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Opec and IEA poles apart on oil supply predictions

Opec has kept its oil demand growth forecast at 2.2 million bpd Reuters/Leonhard Foeger
Opec has kept its oil demand growth forecast at 2.2 million bpd
  • IEA forecasts demand growth of 1m bpd
  • Opec sticks with 2.2m bpd increase
  • Both agree China will hold sway

Opec and the Paris-based International Energy Agency (IEA) have this week both issued reports with vastly differing predictions for the outlook for global crude production in the coming years.

However, the opposing organisations agree on one thing: that China will be the determining factor in production and prices this year.

In its latest annual medium-term market report, the IEA forecast on Wednesday that total supply capacity will rise to nearly 114 million barrels a day (bpd) by the end of the decade, “a staggering 8 million bpd above projected demand”.



These levels have never been seen before other than during the Covid-19 lockdowns in 2020, the IEA said.

“As the pandemic rebound loses steam, clean energy transitions advance, and the structure of China’s economy shifts, growth in global oil demand is slowing down and set to reach its peak by 2030,” said Fatih Birol, the IEA’s executive director.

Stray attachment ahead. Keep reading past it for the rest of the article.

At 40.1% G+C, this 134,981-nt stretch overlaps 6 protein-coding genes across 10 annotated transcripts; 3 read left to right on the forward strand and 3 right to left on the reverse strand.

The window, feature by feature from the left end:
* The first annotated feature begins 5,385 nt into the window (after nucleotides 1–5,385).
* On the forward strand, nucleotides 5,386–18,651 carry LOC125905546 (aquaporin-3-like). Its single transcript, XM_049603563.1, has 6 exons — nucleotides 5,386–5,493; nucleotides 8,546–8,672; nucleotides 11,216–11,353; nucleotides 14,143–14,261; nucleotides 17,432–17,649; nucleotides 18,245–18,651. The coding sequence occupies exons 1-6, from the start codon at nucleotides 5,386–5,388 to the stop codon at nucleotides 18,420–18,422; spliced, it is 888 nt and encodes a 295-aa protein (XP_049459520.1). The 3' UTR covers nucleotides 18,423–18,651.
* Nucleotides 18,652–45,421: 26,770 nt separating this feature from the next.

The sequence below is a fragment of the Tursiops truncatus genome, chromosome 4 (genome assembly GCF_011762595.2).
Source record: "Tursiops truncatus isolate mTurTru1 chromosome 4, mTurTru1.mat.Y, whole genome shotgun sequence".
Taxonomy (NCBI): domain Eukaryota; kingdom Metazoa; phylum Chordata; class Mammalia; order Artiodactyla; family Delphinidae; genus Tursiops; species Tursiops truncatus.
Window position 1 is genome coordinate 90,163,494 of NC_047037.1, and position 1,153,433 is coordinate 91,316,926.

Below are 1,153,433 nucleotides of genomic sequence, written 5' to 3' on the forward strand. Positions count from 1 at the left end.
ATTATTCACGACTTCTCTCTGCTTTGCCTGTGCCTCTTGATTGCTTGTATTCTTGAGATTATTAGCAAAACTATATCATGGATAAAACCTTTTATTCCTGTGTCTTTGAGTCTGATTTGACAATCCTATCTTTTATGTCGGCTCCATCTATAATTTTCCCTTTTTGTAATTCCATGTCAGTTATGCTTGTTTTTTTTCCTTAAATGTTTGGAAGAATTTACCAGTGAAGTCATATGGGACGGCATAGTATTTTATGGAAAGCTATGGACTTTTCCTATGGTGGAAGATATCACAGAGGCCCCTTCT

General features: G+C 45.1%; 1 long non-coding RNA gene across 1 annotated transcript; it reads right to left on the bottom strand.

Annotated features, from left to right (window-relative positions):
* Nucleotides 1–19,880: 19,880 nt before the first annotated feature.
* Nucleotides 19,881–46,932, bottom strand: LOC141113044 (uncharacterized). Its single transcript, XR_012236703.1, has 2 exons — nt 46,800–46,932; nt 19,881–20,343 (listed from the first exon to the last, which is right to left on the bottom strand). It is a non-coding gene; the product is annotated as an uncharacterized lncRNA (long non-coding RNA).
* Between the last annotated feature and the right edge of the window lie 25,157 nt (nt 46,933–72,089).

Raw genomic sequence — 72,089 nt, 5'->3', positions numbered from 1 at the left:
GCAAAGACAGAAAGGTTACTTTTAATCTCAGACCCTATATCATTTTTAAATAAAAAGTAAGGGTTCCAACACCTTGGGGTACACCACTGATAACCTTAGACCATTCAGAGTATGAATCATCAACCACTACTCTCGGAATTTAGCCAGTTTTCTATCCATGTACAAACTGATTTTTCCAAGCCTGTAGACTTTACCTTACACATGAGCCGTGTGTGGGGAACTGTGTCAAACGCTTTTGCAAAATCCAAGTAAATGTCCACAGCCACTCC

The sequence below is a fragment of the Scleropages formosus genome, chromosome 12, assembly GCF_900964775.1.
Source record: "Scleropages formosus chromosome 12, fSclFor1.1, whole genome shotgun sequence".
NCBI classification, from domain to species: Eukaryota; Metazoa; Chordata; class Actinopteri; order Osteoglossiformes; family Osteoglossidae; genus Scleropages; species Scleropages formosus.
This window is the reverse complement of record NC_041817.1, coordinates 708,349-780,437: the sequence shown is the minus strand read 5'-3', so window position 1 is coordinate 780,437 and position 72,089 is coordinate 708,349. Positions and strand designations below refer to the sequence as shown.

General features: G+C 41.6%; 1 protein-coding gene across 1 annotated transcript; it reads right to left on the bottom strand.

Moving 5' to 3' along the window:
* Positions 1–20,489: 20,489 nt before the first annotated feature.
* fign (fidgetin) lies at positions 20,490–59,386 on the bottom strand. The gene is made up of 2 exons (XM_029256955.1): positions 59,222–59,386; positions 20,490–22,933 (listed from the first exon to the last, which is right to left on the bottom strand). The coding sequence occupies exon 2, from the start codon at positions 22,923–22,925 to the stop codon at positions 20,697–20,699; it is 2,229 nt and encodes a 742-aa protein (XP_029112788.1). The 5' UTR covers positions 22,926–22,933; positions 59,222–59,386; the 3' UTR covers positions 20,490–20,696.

The IEA expects oil demand to rise by around 1 million bpd this year and to level off near 106 million bpd towards 2030. “The companies may want to give a fresh look at their business strategies and align with market realities,” said Birol.

This forecast differs greatly from Opec’s outlook. In its monthly report published on Tuesday, the oil producers’ club kept its oil demand growth forecast at 2.2 million bpd.

Brent traded nearly 1 percent up at $82.58 a barrel on Wednesday afternoon, while West Texas Intermediate (WTI) rose to $78.64. 

Crude prices recovered around 7 percent in one week after traders overreacted to Opec+’s decision to bring the supply of 2.2 million bpd back to the market over the 12 months beginning in October.

The organisation will still keep around 3.6 million bpd off the market until the end of 2025.

IEA expects non-Opec+ producers, such as the US, Canada, Guyana, Brazil and Argentina, to account for 76 percent of the capacity build net increase. 

Both organisations expect fast-growing Asian economies to drive the demand. China will continue to dominate growth in petrochemicals.

“The ongoing air travel recovery, healthy driving levels, and improvements in manufacturing sector activities are projected to support jet/kerosene, gasoline, and distillate demand in the region,” Opec said.

Recent reports have said that China's oil imports from Saudi Arabia are expected to fall for a third month in July to around 36 million barrels.

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